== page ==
Throughout my journey with Bellafricana, I have been able to meet with and learn about amazing creatives, who have a thing for transforming the most normal and insignificant things and making them look absolutely beautiful. One of such creatives is Aderonke Jaiyeola. Founder of Mimiremi Textiles.
I love looking good, don’t you? So I always come up with ways to add something simple to spice my outfit. I got so engrossed looking for reverso pieces (pieces that never go out of style and yet still standout) at one point that I almost had a nervous breakdown (just kidding). You know how you have that one shoe, blazer or pants that go with almost every clothing in your wardrobe right? *winks*. Now you get me.
Adire work wear by Delavi Couture is certainly a must have. You already know that a work wear is basically what you wear to work. What better way to step into work, than with an Afrocentric look. Your work wardrobe doesn’t have to be boring, you can still maintain your stylishness with these Adire work wear collection. One of the reasons why I love the Adire work wear collection by Delavi Couture is because they are so colourful, comfortable and proudly made in Nigeria.
Aso-oke is the traditional wear of the Yoruba’s (the tribe of the southwest people in Nigeria, Africa). The Yoruba’s are the second largest tribe in Nigeria after the Northerners. Aso-Oke is a cloth that is worn on special occasions by the Yoruba’s usually for chieftaincy, festivals, engagement, naming ceremony and other important events.
It is said that “the beauty of Aso-Oke comes out more when it is taken as Aso-Ebi (group of people e.g. friends, families e.t.c)”, however Bellafricana is prepared to show the beauty of Aso-Oke in interior decorations, fashion, shoes, bags and many more.
Cloth weaving (Aso-Oke) started centuries ago amongst the Yoruba’s but predominantly amongst the Iseyin’s (Oyo-State), Ede (Osun State) and Okene (Kogi State) and some areas in Ghana. The fibres used for weaving are either locally sourced or brought from neighbouring states (northern parts of the country).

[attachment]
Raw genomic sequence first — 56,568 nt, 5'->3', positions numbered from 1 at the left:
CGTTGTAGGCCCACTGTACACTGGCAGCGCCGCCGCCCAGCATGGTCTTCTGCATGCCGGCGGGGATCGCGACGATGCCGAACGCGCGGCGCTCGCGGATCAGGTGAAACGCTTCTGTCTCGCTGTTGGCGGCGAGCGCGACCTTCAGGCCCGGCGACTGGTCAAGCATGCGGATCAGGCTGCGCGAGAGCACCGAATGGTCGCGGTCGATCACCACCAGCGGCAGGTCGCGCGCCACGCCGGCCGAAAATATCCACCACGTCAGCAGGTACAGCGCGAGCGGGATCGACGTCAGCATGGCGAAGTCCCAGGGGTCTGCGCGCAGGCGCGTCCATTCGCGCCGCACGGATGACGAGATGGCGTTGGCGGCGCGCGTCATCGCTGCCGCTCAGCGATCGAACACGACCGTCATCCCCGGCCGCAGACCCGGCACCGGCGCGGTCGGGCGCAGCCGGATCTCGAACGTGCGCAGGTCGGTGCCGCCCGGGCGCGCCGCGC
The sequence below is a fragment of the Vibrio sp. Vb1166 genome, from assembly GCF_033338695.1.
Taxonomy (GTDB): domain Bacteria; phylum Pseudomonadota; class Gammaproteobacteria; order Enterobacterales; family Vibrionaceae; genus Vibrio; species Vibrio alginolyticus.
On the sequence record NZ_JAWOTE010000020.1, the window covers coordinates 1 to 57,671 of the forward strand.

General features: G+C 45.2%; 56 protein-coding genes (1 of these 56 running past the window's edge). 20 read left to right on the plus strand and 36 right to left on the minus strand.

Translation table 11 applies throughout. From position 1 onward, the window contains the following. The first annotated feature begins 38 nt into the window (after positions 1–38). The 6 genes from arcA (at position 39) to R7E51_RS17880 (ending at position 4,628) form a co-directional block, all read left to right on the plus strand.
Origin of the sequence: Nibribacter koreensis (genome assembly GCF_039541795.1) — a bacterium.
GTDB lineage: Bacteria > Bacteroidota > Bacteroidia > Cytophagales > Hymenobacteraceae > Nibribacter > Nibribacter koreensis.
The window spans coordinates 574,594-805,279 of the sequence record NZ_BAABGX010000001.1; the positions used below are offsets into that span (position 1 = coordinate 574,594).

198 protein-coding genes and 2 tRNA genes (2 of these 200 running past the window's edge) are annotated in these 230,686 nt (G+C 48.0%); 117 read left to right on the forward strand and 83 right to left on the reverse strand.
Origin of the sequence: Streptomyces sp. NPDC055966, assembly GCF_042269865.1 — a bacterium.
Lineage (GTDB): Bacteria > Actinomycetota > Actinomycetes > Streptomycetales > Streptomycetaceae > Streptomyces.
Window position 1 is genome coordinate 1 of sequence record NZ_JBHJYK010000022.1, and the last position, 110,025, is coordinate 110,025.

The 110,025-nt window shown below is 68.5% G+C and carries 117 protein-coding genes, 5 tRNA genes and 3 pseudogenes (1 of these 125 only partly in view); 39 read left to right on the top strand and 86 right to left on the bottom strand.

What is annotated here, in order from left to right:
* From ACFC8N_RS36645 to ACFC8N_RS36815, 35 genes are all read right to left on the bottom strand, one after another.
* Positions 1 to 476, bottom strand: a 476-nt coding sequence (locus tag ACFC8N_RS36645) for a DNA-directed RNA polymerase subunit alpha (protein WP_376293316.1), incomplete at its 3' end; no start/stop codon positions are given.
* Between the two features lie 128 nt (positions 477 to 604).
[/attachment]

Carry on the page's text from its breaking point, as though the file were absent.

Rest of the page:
The Bellafricana ACE Awards 2017 day was marked and Nigeria remains breath-taking following the first and spectacular launch of Bellafricana ACE Awards 2017 which took place on the 17th of April, 2017 at D-Venue, Water Corporation Drive, Off Ligali Ayorinde, Lagos, Nigeria.
You can almost still feel the excitement in the air resonating from the crowds on the day to witness this laudable event, the first of its kind in Nigeria and the whole of Africa.
The complete list of Bellafricana ACE Awards nominees have been released and it is with great pleasure to see that well deserving brands made it on…
Adding value and creating impact is a noble cause that should be awarded. This by no means undermines or belittles the efforts of the brands that weren’t nominated, far from it.
My first encounter with Chief (Mrs.) Nike Okundaye Davies was when I visited her Art Gallery at Ikate Elegushi roundabout Lekki-Epe Expressway, Lagos, Nigeria. She is a very lovely and amiable person and I am glad to do this write up on her.
Several years ago I saw a road sign saying “Nike Art”, on my way to my neighbour’s wedding. I think that was my first time of being awake while passing through Lekki-Epe expressway.
My name is Nike and I love art and every form it is presented in. So you can imagine how fast my attention was piqued when I saw this sign. That sign remained in my memory for a long time….